Dr. Chanda studies how viruses infect their hosts. In particular, the laboratory is interested in HIV and influenza A. Viruses have a very small genetic payload, but make up for that shortcoming by hijacking our cellular machinery. In other words, they must co-opt proteins in our own cells and use them to survive. By identifying which of our proteins help these viruses enter cells, replicate and perform other functions, we can develop new drug targets. This is significant because viruses are designed to mutate and thus escape treatments that specifically target the virus. By targeting our own cellular machinery, we lessen the likelihood of a mutation nullifying a proven drug.
Dr. Chanda has led two studies that have identified numerous host proteins that play a role in influenza A and HIV infection. The Chanda laboratory is building a comprehensive cellular roadmap of the proteins influenza and HIV exploit to grow and reproduce within a cell. These studies are expected to provide unprecedented insights into the molecular circuitry commandeered by these pathogens to establish infection, and will offer new opportunities to develop next generation antivirals.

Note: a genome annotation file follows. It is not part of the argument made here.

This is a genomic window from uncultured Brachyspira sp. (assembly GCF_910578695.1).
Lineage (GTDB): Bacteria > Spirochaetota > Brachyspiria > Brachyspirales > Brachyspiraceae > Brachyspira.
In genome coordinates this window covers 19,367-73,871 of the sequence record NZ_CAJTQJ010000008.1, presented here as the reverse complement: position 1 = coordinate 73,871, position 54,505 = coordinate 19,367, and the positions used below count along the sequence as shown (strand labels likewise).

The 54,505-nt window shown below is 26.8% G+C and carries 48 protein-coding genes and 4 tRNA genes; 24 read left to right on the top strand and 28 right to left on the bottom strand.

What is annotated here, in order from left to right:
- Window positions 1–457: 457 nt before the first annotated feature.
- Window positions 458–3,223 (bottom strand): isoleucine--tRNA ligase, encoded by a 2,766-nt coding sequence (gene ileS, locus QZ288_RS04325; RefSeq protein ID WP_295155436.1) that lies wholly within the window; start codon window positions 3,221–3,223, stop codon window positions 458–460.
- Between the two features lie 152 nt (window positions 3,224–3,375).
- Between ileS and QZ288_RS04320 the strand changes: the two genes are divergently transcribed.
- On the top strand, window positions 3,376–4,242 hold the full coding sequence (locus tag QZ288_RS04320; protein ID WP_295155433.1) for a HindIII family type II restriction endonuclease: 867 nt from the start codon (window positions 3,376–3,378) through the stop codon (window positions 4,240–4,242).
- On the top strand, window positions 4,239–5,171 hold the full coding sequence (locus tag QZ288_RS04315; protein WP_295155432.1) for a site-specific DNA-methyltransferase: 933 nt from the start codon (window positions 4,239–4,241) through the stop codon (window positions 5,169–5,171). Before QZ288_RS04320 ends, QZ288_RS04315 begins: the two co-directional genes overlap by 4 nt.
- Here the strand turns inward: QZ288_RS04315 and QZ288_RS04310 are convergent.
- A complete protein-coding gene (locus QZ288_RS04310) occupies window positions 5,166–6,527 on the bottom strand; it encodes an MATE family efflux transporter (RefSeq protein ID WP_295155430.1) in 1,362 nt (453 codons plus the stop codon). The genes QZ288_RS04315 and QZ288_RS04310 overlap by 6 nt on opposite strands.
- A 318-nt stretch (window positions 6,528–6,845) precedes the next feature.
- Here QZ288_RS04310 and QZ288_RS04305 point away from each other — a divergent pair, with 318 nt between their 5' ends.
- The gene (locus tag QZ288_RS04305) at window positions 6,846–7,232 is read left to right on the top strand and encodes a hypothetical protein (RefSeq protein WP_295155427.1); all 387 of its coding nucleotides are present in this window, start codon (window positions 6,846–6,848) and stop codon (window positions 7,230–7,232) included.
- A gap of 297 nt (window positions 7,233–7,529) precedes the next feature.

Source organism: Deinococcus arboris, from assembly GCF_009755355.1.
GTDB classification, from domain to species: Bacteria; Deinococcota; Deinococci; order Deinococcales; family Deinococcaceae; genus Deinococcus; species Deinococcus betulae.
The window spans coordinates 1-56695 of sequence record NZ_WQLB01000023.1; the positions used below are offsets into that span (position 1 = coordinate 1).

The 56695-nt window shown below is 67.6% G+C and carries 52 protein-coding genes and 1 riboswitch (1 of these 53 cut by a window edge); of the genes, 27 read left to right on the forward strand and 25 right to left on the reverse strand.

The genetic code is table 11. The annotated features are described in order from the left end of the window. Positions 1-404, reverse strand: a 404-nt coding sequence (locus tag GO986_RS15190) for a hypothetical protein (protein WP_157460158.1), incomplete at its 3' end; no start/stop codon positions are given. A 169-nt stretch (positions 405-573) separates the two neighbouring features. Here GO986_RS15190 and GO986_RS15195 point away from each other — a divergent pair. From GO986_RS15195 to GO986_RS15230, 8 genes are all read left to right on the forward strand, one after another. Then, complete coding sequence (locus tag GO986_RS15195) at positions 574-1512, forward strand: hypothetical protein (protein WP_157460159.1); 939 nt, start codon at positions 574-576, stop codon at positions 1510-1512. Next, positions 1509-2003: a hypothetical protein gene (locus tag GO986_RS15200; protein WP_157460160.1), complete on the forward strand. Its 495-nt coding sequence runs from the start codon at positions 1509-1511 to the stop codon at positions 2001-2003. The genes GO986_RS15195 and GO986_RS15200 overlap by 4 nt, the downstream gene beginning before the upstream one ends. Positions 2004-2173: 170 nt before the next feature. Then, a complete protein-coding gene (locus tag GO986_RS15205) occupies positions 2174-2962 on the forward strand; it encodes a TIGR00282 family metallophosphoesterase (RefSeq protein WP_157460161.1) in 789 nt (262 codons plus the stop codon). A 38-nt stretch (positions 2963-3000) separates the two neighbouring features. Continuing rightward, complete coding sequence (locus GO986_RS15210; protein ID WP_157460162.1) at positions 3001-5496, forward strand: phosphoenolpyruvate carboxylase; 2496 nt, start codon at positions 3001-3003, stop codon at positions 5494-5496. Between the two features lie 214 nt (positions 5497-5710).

Dr. Chanda earned his Ph.D. from Stanford University in 2001, and received his post-doctoral training at the Genomics Institute of the Novartis Research Foundation (GNF). He subsequently established his research group in the Division of Cellular Genomics at GNF. In 2007, he joined the Infectious and Inflammatory Disease Center at Sanford-Burnham Medical Research Institute. Dr. Chanda also holds an adjunct professor appointment at the Salk Institute for Biological Studies, as well as a visiting scientist positions at the Genomics Institute of the Novartis Research Foundation and the Scripps Research Institute.
August 16, 2010 "NIH awards $21 million grant to study early stages of HIV-1 infection"